George Fisher McFarland (April 28, 1834 – December 18, 1891) was a schoolteacher from Juniata County, Pennsylvania and Union Army officer during the American Civil War. He was noted for a critical delaying action he led during the July 1863 Battle of Gettysburg that helped stave off the Confederate advance of the first day and supplied the rest of the army with time to reorganize.
Early life[edit | edit source]
George McFarland was born on April 28, 1834, to John and Elizabeth McFarland at Todd's Mill in rural Dauphin County, Pennsylvania. He worked as a boat pilot with his father on the Susquehanna River when he was young and began teaching school in his 20's.
Civil War service[edit | edit source]
In 1862, he joined the Union army and was given a commission as the captain of Company D of the 151st Pennsylvania Infantry. He was later promoted to lieutenant colonel of the regiment. After the colonel, Harrison Allen, was given the rank of brevet Brigadier General, McFarland was assigned command of the 151st Pennsylvania. He and his regiment served as reserves at the Battle of Chancellorsville in Northern Virginia.
Three months later, at the first day of fighting at Gettysburg, McFarland bravely led the 151st to glory as his regiment covered the retreat of the battered Union Army's I Corps through the town of Gettysburg.
His regiment at the time of the battle was part of Brig. Gen. Thomas Rowley's brigade, Maj. Gen. Abner Doubleday's division of Maj. Gen. John Reynolds' I Corps. The 151st's initial action at Gettysburg was to push forward to Herbst Woods, now called Reynolds' Woods, to assist the breaking Iron Brigade, under the command of Brig. Gen. Solomon Meredith, which was repeatedly being smashed by attacks from Confederate Maj. Gen. William Pender's division. As the Iron Brigade fell back, 151st held off several enemy attacks along Willoughby Run, which ran through Herbst Woods. The 151st was forced to hold alone and barely supported. During their defense, the dueled with Col. Abner Perrin's South Carolina brigade and caused enormous casualties to that brigade, though losing the regimental flag in the process. Eventually, the regiment was relieved and allowed to fall back. Lt. Col. McFarland had his regiment rally at the Lutheran Theological Seminary, where several other regiments were also rallying. As they gathered, McFarland was met by a Federal lieutenant on horseback who held next to him a furled regimental flag. The lieutenant asked McFarland, "Sir, is this your flag?"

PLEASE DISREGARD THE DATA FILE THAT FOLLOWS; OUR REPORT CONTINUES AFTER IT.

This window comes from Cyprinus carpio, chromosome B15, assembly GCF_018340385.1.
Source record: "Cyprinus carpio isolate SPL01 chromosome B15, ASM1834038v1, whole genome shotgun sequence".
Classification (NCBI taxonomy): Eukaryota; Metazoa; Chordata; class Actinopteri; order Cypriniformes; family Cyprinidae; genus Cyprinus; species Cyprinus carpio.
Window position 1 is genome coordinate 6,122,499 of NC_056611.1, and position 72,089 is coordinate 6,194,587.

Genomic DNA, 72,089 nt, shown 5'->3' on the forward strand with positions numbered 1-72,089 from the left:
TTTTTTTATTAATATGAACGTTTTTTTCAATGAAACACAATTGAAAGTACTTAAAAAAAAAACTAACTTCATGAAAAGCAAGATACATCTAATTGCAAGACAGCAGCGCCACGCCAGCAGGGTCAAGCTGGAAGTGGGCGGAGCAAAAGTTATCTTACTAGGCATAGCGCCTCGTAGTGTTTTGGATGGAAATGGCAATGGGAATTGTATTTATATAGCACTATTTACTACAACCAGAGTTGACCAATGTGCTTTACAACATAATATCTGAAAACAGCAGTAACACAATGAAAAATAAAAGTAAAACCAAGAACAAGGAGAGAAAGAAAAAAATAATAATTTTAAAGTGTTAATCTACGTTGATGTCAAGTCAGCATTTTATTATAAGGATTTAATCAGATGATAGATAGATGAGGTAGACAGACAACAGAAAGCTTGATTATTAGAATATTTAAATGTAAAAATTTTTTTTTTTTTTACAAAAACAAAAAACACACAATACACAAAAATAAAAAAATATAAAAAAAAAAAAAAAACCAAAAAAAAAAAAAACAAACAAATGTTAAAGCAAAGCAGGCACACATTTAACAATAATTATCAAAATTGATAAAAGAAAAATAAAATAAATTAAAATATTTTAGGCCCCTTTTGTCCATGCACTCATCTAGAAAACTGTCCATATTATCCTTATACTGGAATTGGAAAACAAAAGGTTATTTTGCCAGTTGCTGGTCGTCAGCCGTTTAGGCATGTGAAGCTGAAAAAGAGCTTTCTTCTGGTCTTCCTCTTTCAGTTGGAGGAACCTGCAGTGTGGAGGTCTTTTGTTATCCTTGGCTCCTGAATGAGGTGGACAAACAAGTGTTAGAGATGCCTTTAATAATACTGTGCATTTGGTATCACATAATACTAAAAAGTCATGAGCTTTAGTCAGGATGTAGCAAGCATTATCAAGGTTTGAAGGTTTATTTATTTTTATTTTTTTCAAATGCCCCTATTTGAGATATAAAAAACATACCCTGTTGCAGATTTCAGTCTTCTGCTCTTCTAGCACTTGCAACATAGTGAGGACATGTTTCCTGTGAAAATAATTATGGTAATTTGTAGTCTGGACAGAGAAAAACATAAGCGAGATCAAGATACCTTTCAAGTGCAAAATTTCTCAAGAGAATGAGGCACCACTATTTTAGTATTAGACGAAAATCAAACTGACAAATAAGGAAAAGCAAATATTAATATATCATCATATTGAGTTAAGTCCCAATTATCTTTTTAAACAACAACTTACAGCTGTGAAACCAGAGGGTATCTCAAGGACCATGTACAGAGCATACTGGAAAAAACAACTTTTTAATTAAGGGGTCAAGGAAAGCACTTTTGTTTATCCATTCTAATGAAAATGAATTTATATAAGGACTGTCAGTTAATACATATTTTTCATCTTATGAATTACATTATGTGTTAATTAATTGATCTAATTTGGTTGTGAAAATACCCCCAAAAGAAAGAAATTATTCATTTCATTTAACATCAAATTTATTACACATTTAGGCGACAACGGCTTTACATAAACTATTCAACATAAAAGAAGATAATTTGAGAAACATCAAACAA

McFarland was about to confirm that it was his when a gust of wind flung the flag out. The flag read that it belonged to the 142nd Pennsylvania Infantry. Disappointed, McFarland pointed out the commander of the 142nd to the lieutenant and then proceeded to continue organizing his regiment. Once the men were rallied, McFarland had them throw up a quick barricade around the Seminary building where the men would hold against the advancing Confederates, who were then bearing down upon them. With a few other regiments, the 151st held off repeated enemy attacks. During this fighting, a thick smoke from the heavy gunfire had engulfed the area. McFarland stooped down to try to see under some of the smoke to locate the enemy when a bullet went through his left leg and into his right. A private with Co. F had lifted him up off the ground and put McFarland's arm around his shoulder to support him. The private then proceeded to take McFarland into the Seminary for medical attention when a bullet came so close to them that it took the middle cuff button off of McFarland's uniform as the private supported him.
The 151st Pennsylvania was the last regiment to pull back in the retreat to Cemetery Ridge. McFarland was treated in the Lutheran Theological Seminary. His left leg was amputated below the knee. Shortly after Gettysburg, McFarland and the 151st PA were mustered out of the Union army, their nine-month term of enlistment expired.
Postbellum[edit | edit source]
After the war, McFarland was the owner of a tree nursery, the superintendent of an orphanage, and the father of three children, one of which was J. Horace McFarland, who has been proclaimed the "Father of the National Park Service".
See also[edit | edit source]
References[edit | edit source]
- Dreese, Michael A., An Imperishable Fame: The Civil War Experience of George Fisher McFarland. Mifflintown, Pennsylvania: Juniata County Historical Society, 1997.